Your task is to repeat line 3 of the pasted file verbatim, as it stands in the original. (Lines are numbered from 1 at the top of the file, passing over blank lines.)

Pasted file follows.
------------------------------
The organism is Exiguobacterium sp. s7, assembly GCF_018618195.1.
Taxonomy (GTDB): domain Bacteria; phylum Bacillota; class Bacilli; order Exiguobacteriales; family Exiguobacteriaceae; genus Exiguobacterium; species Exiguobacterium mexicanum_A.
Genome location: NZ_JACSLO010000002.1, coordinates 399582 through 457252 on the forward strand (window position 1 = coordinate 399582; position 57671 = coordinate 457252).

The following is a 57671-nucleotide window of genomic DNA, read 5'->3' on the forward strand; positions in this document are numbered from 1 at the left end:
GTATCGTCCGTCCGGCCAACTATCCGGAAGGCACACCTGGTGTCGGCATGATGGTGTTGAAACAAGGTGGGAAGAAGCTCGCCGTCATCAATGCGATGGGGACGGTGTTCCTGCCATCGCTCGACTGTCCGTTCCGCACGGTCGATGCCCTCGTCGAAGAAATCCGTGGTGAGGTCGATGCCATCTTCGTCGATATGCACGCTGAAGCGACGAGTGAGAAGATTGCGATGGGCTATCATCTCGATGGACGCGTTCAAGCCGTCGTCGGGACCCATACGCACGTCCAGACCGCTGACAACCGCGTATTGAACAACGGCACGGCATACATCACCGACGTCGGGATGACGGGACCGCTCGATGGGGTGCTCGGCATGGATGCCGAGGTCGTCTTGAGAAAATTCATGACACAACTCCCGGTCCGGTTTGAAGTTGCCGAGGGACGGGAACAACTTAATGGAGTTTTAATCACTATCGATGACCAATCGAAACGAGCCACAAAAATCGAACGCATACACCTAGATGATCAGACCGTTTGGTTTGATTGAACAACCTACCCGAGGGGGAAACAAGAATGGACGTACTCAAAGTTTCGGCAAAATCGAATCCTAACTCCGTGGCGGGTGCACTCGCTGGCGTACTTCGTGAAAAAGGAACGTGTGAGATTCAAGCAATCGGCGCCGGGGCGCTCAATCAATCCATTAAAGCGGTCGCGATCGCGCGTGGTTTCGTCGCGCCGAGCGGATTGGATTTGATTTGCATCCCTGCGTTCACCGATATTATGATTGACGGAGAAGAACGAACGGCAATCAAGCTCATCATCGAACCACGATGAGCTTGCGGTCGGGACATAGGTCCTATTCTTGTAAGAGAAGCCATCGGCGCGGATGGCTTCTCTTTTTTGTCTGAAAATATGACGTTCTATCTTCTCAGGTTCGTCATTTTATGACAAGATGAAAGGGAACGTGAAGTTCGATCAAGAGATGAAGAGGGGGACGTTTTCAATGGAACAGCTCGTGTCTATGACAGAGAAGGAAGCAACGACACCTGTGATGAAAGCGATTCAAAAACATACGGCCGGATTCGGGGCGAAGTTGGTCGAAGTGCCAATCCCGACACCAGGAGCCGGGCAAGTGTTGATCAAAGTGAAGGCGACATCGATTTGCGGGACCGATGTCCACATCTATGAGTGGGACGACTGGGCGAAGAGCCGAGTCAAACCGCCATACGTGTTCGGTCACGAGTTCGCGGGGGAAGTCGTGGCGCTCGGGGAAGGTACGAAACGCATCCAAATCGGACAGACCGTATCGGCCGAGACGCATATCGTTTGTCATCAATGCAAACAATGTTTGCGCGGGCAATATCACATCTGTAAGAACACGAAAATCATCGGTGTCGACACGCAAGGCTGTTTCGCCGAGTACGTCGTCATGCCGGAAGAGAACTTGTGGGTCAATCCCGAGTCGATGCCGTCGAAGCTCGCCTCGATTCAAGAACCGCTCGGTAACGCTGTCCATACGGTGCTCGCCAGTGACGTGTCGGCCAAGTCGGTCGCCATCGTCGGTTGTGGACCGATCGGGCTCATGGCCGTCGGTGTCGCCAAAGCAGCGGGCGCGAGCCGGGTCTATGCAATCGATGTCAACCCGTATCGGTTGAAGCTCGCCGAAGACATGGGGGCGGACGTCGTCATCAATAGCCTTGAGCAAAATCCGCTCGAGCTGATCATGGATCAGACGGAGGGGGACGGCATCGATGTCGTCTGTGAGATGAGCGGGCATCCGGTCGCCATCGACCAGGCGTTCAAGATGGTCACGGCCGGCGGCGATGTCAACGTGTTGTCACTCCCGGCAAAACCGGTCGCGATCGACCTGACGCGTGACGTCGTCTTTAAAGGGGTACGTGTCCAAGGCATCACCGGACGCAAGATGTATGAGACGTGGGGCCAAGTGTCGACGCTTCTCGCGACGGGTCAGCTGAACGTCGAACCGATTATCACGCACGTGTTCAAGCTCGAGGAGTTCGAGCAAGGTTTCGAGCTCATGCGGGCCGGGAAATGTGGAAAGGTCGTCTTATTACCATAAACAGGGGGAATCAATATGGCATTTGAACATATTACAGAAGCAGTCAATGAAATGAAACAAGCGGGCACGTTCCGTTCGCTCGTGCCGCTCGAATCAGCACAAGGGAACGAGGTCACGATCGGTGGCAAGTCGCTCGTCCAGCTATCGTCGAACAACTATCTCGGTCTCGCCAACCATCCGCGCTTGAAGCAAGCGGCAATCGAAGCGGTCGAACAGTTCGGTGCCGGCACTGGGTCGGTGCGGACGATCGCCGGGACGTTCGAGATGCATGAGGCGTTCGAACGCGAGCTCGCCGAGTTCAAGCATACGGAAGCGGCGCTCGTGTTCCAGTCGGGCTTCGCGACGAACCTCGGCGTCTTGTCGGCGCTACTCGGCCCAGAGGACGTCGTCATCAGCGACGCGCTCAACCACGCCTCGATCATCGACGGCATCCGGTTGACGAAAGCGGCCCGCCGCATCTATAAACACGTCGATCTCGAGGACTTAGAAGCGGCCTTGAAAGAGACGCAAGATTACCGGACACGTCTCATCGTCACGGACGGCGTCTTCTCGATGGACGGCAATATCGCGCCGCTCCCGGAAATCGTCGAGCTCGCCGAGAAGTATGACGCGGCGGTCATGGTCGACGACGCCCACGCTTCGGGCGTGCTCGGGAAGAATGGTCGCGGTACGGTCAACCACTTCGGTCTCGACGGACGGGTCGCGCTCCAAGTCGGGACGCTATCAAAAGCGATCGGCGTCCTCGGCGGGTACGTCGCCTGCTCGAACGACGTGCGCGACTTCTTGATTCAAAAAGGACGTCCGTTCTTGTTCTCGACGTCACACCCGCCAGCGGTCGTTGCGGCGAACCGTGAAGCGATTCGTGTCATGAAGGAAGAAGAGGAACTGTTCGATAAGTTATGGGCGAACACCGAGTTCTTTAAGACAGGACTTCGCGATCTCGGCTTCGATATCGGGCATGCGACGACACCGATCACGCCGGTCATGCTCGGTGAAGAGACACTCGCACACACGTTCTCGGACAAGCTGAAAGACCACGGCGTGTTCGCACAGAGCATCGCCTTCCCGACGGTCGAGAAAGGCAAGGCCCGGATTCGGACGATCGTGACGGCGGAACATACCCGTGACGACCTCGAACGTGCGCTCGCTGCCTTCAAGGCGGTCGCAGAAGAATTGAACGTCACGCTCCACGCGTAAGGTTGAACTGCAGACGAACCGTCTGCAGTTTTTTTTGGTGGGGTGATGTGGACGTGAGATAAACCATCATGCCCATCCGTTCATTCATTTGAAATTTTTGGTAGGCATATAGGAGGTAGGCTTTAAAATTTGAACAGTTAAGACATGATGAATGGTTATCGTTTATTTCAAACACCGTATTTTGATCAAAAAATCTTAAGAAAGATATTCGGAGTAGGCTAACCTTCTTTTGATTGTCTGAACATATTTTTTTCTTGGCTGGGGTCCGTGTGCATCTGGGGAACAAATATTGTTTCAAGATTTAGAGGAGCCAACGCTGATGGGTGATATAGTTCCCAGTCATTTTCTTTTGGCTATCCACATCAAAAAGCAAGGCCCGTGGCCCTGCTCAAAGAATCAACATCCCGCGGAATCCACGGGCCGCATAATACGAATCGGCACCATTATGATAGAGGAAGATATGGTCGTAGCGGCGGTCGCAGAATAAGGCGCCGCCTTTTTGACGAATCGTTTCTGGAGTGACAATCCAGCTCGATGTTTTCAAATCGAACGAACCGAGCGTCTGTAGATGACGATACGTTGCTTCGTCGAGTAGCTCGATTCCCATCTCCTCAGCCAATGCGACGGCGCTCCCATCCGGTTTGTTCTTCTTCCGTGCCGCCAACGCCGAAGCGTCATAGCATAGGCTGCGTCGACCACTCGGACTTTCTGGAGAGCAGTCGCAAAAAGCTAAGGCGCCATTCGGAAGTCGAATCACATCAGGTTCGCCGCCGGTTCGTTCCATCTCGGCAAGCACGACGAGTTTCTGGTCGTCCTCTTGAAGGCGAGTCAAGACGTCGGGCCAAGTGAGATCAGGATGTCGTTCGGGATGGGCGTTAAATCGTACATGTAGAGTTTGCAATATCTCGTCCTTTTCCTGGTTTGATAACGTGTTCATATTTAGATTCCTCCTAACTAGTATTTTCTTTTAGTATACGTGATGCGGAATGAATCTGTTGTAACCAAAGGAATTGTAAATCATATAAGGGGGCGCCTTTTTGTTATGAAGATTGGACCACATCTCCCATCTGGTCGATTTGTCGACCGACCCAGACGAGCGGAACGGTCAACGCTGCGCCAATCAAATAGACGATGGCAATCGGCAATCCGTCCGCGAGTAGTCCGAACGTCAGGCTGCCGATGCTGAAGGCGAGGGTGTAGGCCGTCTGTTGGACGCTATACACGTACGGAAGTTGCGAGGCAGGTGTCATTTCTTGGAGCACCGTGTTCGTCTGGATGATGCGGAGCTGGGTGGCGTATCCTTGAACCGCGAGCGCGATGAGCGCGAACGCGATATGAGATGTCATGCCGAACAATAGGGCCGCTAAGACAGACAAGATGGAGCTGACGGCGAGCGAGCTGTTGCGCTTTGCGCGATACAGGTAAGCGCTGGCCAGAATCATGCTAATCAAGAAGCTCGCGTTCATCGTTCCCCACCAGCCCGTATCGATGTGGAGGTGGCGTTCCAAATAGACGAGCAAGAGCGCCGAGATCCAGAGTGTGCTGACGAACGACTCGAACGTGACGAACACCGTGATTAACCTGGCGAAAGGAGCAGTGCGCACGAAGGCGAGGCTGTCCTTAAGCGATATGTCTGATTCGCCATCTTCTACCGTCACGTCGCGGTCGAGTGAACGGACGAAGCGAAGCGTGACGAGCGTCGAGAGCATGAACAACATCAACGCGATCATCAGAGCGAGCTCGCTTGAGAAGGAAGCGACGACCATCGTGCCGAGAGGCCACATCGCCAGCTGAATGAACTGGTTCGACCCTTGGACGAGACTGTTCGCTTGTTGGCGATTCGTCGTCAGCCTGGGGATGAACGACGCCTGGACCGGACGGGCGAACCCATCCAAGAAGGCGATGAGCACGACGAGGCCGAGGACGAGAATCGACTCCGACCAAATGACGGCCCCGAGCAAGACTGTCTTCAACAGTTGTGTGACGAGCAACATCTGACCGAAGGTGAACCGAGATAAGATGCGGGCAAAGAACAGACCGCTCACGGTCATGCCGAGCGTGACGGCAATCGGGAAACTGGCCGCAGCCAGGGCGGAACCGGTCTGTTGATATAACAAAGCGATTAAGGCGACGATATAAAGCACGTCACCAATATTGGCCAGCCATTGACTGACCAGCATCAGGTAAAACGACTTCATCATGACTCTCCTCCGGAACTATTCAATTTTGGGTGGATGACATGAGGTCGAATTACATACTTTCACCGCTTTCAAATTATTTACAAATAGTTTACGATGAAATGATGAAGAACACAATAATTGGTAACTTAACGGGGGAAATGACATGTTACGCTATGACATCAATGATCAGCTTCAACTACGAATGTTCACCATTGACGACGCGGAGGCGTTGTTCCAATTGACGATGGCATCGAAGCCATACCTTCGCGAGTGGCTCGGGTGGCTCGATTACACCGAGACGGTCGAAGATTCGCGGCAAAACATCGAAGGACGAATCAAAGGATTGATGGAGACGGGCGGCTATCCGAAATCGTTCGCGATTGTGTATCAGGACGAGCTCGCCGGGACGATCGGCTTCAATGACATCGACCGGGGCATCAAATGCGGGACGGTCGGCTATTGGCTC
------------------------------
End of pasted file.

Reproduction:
Genome location: NZ_JACSLO010000002.1, coordinates 399582 through 457252 on the forward strand (window position 1 = coordinate 399582; position 57671 = coordinate 457252).